Bycatch levies could reconcile trade-offs between blue growth and biodiversity conservation

Booth H, Arlidge WNS, Squires D, Milner-Gulland EJ (2021) Bycatch levies could reconcile trade-offs between blue growth and biodiversity conservation. Nat Ecol Evol 5:715–725.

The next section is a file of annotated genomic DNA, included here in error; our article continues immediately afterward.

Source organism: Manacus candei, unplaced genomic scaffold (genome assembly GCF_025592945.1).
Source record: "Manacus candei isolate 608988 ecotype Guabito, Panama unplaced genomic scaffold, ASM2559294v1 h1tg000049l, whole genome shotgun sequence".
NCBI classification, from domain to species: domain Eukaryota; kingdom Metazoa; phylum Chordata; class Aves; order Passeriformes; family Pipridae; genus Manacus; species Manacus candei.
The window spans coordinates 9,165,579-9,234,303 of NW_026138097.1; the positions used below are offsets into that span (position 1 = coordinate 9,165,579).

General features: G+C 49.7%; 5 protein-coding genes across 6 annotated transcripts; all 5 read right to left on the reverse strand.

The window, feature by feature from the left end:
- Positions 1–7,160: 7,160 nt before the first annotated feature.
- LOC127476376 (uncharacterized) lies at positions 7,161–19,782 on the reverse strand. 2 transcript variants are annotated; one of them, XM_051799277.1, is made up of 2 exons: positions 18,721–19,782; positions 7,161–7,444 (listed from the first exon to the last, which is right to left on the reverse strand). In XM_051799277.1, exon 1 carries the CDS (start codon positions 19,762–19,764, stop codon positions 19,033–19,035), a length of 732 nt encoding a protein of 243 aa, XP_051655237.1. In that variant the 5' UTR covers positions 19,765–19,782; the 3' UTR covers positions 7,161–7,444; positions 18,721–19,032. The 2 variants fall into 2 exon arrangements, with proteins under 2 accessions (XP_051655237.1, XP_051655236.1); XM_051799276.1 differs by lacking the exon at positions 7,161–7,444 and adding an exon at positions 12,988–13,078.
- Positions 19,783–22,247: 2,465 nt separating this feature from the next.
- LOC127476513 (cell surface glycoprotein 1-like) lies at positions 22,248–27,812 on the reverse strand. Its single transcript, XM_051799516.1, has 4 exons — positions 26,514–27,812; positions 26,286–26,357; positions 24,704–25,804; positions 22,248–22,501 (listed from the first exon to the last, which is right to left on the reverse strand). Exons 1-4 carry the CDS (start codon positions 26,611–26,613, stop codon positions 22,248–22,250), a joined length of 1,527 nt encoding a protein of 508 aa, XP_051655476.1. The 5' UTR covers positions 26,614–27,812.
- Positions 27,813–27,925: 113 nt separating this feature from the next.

Economic activities in the ocean (that is, the ‘blue economy’) provide value to society, yet also jeopardize marine ecosystems. For example, fisheries are an essential source of income and food security for billions of people, yet bycatch poses a major threat to marine biodiversity, creating trade-offs between economic growth and biodiversity conservation. This Perspective explores bycatch levies as a market-based instrument for reconciling these trade-offs. We outline the theory and practice of bycatch levies to demonstrate how they could incentivize bycatch prevention and raise revenue for compensatory conservation, provided they are well designed, as part of a policy mix for sustainable and equitable ocean governance. We then explore ways forward for mainstreaming bycatch levies into the blue economy. While compensatory bycatch mitigation has been controversial, increasing adoption of net outcome approaches to biodiversity conservation suggests they could become mainstreamed within the next decade. Bycatch levies could raise billions of dollars towards closing global biodiversity financing gaps, delivering net outcomes for biodiversity under the United Nations Post-2020 Global Biodiversity Framework while enabling blue growth, and moving towards win–wins for economic welfare and biodiversity conservation.